Joint Statement - Belarus: Human rights defender and journalist Yekaterina Yanshina sentenced to 15 days detention for covering the trial of Viasna leaders
On January 6, 2023, Yekaterina Yanshina, a Russian human rights defender and journalist, was sentenced to 15 days administrative arrest on petty hooliganism charges in Minsk after she attended a hearing in the trial of Human Rights Center “Viasna” leaders. Yanshina had flown to Minsk to support her fellow human rights defenders on trial. Ten organisations strongly condemn the arbitrary detention of Yanshina and call for her immediate and unconditional release as well as the end of the judicial harassment against her and all human rights defenders in the country.
On January 5, 2023, Yekaterina Yanshina, who is collaborating with the prominent Russian organisation Human Rights Defence Center “Memorial” (Memorial), a winner of the 2022 Nobel Peace Prize, went to Belarus to cover developments in the prosecution of Human Rights Center “Viasna” leaders Ales Bialiatski, Valiantsin Stefanovich and Uladzimir Labkovich. Their trial began on January 5 at 11 a.m. (Belarus time) in the Leninsky District Court in Minsk. At 5 p.m., at the end of the first day of hearings, as Yanshina was leaving the courtroom, several law enforcement officials, including bailiffs and alleged KGB officers, detained her.
The bailiffs claimed that Yanshina was disrupting the hearing by allegedly taking pictures and broadcasting the proceedings online. The officials told Yanshina that they needed to check her phone and they would take her to the Maskouski District Police Department in Minsk, to "draft a document." The law enforcement officers took Yanshina to one of the courtrooms "for a conversation." Others present at the hearing were not allowed to follow them into this courtroom. For example, Memorial co-chair Oleg Orlov, who was also at the hearing, was not allowed to accompany Yanshina and law enforcement officials threatened him with violence should he attempt to do so.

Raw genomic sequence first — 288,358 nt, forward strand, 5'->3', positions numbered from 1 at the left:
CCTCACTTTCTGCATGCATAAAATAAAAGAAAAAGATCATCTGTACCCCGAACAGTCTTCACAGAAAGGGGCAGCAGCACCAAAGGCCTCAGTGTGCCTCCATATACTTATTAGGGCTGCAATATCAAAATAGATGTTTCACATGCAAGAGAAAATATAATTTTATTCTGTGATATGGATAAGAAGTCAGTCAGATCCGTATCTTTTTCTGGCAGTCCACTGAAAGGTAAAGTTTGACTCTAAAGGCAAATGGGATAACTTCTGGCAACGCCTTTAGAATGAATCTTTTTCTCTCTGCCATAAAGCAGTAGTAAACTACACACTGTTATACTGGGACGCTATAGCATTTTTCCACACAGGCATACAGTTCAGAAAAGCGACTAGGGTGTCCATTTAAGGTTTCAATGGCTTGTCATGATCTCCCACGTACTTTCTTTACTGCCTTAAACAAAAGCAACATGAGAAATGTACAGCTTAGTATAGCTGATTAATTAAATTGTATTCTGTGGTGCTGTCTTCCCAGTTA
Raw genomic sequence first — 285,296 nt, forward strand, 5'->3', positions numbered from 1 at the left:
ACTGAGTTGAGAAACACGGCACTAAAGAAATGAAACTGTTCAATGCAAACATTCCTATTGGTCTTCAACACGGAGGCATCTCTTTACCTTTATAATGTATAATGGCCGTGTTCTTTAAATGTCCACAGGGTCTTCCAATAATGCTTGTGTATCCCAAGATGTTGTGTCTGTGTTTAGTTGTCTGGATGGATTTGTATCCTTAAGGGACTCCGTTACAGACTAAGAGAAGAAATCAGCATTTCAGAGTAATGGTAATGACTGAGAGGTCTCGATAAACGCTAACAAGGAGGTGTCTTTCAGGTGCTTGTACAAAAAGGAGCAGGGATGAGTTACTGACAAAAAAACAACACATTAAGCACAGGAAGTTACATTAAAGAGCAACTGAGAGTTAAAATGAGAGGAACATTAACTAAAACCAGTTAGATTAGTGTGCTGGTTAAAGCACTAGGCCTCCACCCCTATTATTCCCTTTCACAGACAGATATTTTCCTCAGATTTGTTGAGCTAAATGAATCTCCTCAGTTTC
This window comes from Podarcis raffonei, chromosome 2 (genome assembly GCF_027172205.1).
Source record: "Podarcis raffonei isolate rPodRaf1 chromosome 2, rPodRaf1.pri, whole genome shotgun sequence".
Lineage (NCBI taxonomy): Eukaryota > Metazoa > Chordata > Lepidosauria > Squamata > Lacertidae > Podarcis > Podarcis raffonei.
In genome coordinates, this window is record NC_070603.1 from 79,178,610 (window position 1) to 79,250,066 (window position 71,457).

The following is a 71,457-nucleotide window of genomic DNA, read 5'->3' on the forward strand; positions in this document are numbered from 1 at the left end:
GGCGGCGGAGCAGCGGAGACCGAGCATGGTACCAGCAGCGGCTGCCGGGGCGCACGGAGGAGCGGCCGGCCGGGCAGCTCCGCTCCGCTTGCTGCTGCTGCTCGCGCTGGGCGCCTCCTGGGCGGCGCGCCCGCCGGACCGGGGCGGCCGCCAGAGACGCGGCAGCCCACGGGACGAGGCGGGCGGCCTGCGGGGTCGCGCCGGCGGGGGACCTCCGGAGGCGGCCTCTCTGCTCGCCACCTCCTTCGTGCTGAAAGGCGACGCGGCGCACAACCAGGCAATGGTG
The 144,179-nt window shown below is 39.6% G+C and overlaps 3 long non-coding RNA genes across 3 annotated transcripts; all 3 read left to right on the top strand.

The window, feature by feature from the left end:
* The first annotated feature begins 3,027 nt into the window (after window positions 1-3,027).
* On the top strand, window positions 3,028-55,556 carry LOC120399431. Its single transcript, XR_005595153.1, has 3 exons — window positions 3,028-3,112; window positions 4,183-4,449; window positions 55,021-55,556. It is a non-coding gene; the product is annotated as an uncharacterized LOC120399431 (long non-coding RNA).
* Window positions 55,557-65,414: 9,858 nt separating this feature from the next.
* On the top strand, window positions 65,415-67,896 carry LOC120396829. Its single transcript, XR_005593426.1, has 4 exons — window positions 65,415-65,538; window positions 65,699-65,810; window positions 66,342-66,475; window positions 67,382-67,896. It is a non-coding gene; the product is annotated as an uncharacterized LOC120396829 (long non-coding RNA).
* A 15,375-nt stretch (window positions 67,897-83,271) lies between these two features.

Once in the other courtroom, the officials were able to lead Yanshina out of the court building through a second exit. Orlov was not able to see her leave the building. When Orlov arrived at the Maskouski District Police Department, the police officers denied Yanshina was there. Her whereabouts remained unknown until the next morning.
On January 6, 2023, at 8:30 a.m., Yanshina’s colleagues learned that she had in fact been detained at the Okrestina Detention Centre in Minsk overnight, awaiting trial on an administrative offence. According to the case file, Yanshina behaved “defiantly” in court and refused to introduce herself, thus the law enforcement officers “invited” her for a conversation at the police precinct. At the precinct, she allegedly used obscene language and was otherwise offensive towards the law enforcement officials.
The same day, at 2:30 p.m., her case was heard by Judge Tatyana Motyl in the Maskouski District Court of Minsk. Yanshina was not physically present in the courtroom, and was not allowed to speak with her lawyer privately but only allowed to communicate with the judge over Skype from the detention facility hallway. Oleg Orlov reported that he heard other people talking in the background. The judge ruled that Yanshina be detained for 15 days on “petty hooliganism” charges, under Article 19.1 of the Code of Administrative Offences.
The signatory organisations strongly condemn the arbitrary arrest and detention of Yekaterina Yanshina which aims solely to punish her for her legitimate and peaceful human rights work, and call for her immediate and unconditional release. The signatory organisations further call for the end of the judicial harassment against her, and all other human rights defenders in the country, including Viasna members currently facing trial and arbitrary detention
The signatory organisations further reiterate their support to Viasna and all its members and urge Belarusian authorities to fully abide by their international human rights obligations, as well as to respect and protect the work of human rights defenders and organisations and ensure they can work without reprisal or intimidation.
1. Amnesty International
2. FIDH (International Federation for Human Rights), within the framework of the Observatory for the Protection of Human Rights Defenders
3. Front Line Defenders
4. HRC Viasna
5. HRDC “Memorial”
6. Human Rights Watch
7. Netherlands Helsinki Committee
8. Norwegian Helsinki Committee
9. Östgruppen - Swedish initiative for democracy and human rights
10. World Organisation Against Torture (OMCT), within the framework of the Observatory for the Protection of Human Rights Defenders